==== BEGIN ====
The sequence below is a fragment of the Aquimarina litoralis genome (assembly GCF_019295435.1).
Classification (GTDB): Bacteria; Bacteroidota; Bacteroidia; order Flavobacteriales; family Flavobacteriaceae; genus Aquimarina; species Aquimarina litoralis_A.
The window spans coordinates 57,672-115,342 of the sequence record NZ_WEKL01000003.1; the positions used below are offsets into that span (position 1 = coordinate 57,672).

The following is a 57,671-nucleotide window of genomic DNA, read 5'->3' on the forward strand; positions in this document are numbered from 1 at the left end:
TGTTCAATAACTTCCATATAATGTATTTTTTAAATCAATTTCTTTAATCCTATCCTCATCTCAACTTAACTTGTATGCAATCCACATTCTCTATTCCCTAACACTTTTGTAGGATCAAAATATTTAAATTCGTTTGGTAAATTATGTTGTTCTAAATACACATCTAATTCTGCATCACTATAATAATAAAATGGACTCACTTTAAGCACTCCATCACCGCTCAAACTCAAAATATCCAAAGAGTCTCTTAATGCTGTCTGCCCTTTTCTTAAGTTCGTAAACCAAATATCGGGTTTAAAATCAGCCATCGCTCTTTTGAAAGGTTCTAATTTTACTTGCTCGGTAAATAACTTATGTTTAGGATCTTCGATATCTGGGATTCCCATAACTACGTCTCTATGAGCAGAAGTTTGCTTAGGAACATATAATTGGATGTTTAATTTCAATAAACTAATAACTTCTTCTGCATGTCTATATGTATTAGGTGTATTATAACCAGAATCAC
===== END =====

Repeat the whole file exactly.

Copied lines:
The sequence below is a fragment of the Aquimarina litoralis genome (assembly GCF_019295435.1).
Classification (GTDB): Bacteria; Bacteroidota; Bacteroidia; order Flavobacteriales; family Flavobacteriaceae; genus Aquimarina; species Aquimarina litoralis_A.
The window spans coordinates 57,672-115,342 of the sequence record NZ_WEKL01000003.1; the positions used below are offsets into that span (position 1 = coordinate 57,672).

The following is a 57,671-nucleotide window of genomic DNA, read 5'->3' on the forward strand; positions in this document are numbered from 1 at the left end:
TGTTCAATAACTTCCATATAATGTATTTTTTAAATCAATTTCTTTAATCCTATCCTCATCTCAACTTAACTTGTATGCAATCCACATTCTCTATTCCCTAACACTTTTGTAGGATCAAAATATTTAAATTCGTTTGGTAAATTATGTTGTTCTAAATACACATCTAATTCTGCATCACTATAATAATAAAATGGACTCACTTTAAGCACTCCATCACCGCTCAAACTCAAAATATCCAAAGAGTCTCTTAATGCTGTCTGCCCTTTTCTTAAGTTCGTAAACCAAATATCGGGTTTAAAATCAGCCATCGCTCTTTTGAAAGGTTCTAATTTTACTTGCTCGGTAAATAACTTATGTTTAGGATCTTCGATATCTGGGATTCCCATAACTACGTCTCTATGAGCAGAAGTTTGCTTAGGAACATATAATTGGATGTTTAATTTCAATAAACTAATAACTTCTTCTGCATGTCTATATGTATTAGGTGTATTATAACCAGAATCAC